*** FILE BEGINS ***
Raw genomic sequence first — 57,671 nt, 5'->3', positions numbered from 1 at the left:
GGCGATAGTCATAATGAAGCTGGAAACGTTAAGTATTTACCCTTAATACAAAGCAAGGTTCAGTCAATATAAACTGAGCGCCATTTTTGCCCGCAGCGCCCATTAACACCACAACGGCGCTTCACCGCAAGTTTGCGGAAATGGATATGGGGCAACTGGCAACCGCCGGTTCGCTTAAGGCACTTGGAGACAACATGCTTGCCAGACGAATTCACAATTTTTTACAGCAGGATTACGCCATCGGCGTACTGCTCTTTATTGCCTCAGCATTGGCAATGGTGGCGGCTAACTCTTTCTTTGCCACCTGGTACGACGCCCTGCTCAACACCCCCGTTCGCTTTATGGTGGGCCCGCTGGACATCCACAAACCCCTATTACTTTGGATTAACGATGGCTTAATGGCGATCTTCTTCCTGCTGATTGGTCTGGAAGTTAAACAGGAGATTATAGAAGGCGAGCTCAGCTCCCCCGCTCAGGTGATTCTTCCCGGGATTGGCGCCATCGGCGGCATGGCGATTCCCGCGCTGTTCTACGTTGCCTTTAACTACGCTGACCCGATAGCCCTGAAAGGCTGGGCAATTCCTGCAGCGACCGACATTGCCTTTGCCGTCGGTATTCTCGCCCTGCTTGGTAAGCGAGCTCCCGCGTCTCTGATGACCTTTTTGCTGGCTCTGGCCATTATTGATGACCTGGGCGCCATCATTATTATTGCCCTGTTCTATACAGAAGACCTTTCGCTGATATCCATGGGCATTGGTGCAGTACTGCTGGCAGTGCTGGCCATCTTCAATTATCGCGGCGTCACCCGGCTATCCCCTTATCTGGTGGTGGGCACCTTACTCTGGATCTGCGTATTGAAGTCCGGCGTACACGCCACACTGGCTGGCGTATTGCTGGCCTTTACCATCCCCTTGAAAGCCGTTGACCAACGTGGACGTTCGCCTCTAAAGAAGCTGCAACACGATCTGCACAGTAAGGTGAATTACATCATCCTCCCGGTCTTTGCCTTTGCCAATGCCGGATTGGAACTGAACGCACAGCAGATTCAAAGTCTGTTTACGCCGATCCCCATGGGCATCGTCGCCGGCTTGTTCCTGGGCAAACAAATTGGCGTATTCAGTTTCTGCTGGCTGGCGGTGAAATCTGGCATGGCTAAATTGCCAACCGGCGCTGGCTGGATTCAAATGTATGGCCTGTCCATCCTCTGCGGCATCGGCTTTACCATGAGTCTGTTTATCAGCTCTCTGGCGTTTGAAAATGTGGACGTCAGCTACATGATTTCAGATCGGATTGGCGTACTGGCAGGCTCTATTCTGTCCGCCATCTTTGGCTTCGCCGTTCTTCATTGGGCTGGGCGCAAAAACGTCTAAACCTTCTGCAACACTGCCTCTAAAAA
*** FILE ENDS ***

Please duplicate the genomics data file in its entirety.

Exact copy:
Raw genomic sequence first — 57,671 nt, 5'->3', positions numbered from 1 at the left:
GGCGATAGTCATAATGAAGCTGGAAACGTTAAGTATTTACCCTTAATACAAAGCAAGGTTCAGTCAATATAAACTGAGCGCCATTTTTGCCCGCAGCGCCCATTAACACCACAACGGCGCTTCACCGCAAGTTTGCGGAAATGGATATGGGGCAACTGGCAACCGCCGGTTCGCTTAAGGCACTTGGAGACAACATGCTTGCCAGACGAATTCACAATTTTTTACAGCAGGATTACGCCATCGGCGTACTGCTCTTTATTGCCTCAGCATTGGCAATGGTGGCGGCTAACTCTTTCTTTGCCACCTGGTACGACGCCCTGCTCAACACCCCCGTTCGCTTTATGGTGGGCCCGCTGGACATCCACAAACCCCTATTACTTTGGATTAACGATGGCTTAATGGCGATCTTCTTCCTGCTGATTGGTCTGGAAGTTAAACAGGAGATTATAGAAGGCGAGCTCAGCTCCCCCGCTCAGGTGATTCTTCCCGGGATTGGCGCCATCGGCGGCATGGCGATTCCCGCGCTGTTCTACGTTGCCTTTAACTACGCTGACCCGATAGCCCTGAAAGGCTGGGCAATTCCTGCAGCGACCGACATTGCCTTTGCCGTCGGTATTCTCGCCCTGCTTGGTAAGCGAGCTCCCGCGTCTCTGATGACCTTTTTGCTGGCTCTGGCCATTATTGATGACCTGGGCGCCATCATTATTATTGCCCTGTTCTATACAGAAGACCTTTCGCTGATATCCATGGGCATTGGTGCAGTACTGCTGGCAGTGCTGGCCATCTTCAATTATCGCGGCGTCACCCGGCTATCCCCTTATCTGGTGGTGGGCACCTTACTCTGGATCTGCGTATTGAAGTCCGGCGTACACGCCACACTGGCTGGCGTATTGCTGGCCTTTACCATCCCCTTGAAAGCCGTTGACCAACGTGGACGTTCGCCTCTAAAGAAGCTGCAACACGATCTGCACAGTAAGGTGAATTACATCATCCTCCCGGTCTTTGCCTTTGCCAATGCCGGATTGGAACTGAACGCACAGCAGATTCAAAGTCTGTTTACGCCGATCCCCATGGGCATCGTCGCCGGCTTGTTCCTGGGCAAACAAATTGGCGTATTCAGTTTCTGCTGGCTGGCGGTGAAATCTGGCATGGCTAAATTGCCAACCGGCGCTGGCTGGATTCAAATGTATGGCCTGTCCATCCTCTGCGGCATCGGCTTTACCATGAGTCTGTTTATCAGCTCTCTGGCGTTTGAAAATGTGGACGTCAGCTACATGATTTCAGATCGGATTGGCGTACTGGCAGGCTCTATTCTGTCCGCCATCTTTGGCTTCGCCGTTCTTCATTGGGCTGGGCGCAAAAACGTCTAAACCTTCTGCAACACTGCCTCTAAAAA